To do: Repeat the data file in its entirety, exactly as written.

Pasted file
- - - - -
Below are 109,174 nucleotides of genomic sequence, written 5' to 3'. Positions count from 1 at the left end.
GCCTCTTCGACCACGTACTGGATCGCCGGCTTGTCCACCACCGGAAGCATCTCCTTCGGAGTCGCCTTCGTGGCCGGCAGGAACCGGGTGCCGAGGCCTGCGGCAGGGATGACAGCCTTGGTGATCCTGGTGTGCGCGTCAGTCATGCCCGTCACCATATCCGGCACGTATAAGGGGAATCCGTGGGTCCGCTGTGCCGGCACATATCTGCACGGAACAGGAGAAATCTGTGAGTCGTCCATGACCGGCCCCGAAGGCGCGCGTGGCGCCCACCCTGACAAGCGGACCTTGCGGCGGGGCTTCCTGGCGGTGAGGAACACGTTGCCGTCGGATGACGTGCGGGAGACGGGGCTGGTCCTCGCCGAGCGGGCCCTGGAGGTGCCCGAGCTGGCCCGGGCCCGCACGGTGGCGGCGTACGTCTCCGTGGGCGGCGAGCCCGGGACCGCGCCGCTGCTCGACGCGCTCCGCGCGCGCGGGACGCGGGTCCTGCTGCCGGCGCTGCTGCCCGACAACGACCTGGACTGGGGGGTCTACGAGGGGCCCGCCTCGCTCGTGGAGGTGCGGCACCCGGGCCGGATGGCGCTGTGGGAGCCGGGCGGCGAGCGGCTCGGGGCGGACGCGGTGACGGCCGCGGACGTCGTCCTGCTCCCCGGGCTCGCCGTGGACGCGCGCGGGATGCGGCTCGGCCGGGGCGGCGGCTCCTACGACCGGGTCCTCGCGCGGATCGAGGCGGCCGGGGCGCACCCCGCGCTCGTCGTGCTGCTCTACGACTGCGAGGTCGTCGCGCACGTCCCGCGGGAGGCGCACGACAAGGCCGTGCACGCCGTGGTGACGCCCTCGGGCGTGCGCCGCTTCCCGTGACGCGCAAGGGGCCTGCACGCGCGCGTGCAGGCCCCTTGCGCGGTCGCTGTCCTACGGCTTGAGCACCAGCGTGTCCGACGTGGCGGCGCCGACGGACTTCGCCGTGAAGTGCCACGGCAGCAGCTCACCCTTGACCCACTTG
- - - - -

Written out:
Below are 109,174 nucleotides of genomic sequence, written 5' to 3'. Positions count from 1 at the left end.
GCCTCTTCGACCACGTACTGGATCGCCGGCTTGTCCACCACCGGAAGCATCTCCTTCGGAGTCGCCTTCGTGGCCGGCAGGAACCGGGTGCCGAGGCCTGCGGCAGGGATGACAGCCTTGGTGATCCTGGTGTGCGCGTCAGTCATGCCCGTCACCATATCCGGCACGTATAAGGGGAATCCGTGGGTCCGCTGTGCCGGCACATATCTGCACGGAACAGGAGAAATCTGTGAGTCGTCCATGACCGGCCCCGAAGGCGCGCGTGGCGCCCACCCTGACAAGCGGACCTTGCGGCGGGGCTTCCTGGCGGTGAGGAACACGTTGCCGTCGGATGACGTGCGGGAGACGGGGCTGGTCCTCGCCGAGCGGGCCCTGGAGGTGCCCGAGCTGGCCCGGGCCCGCACGGTGGCGGCGTACGTCTCCGTGGGCGGCGAGCCCGGGACCGCGCCGCTGCTCGACGCGCTCCGCGCGCGCGGGACGCGGGTCCTGCTGCCGGCGCTGCTGCCCGACAACGACCTGGACTGGGGGGTCTACGAGGGGCCCGCCTCGCTCGTGGAGGTGCGGCACCCGGGCCGGATGGCGCTGTGGGAGCCGGGCGGCGAGCGGCTCGGGGCGGACGCGGTGACGGCCGCGGACGTCGTCCTGCTCCCCGGGCTCGCCGTGGACGCGCGCGGGATGCGGCTCGGCCGGGGCGGCGGCTCCTACGACCGGGTCCTCGCGCGGATCGAGGCGGCCGGGGCGCACCCCGCGCTCGTCGTGCTGCTCTACGACTGCGAGGTCGTCGCGCACGTCCCGCGGGAGGCGCACGACAAGGCCGTGCACGCCGTGGTGACGCCCTCGGGCGTGCGCCGCTTCCCGTGACGCGCAAGGGGCCTGCACGCGCGCGTGCAGGCCCCTTGCGCGGTCGCTGTCCTACGGCTTGAGCACCAGCGTGTCCGACGTGGCGGCGCCGACGGACTTCGCCGTGAAGTGCCACGGCAGCAGCTCACCCTTGACCCACTTG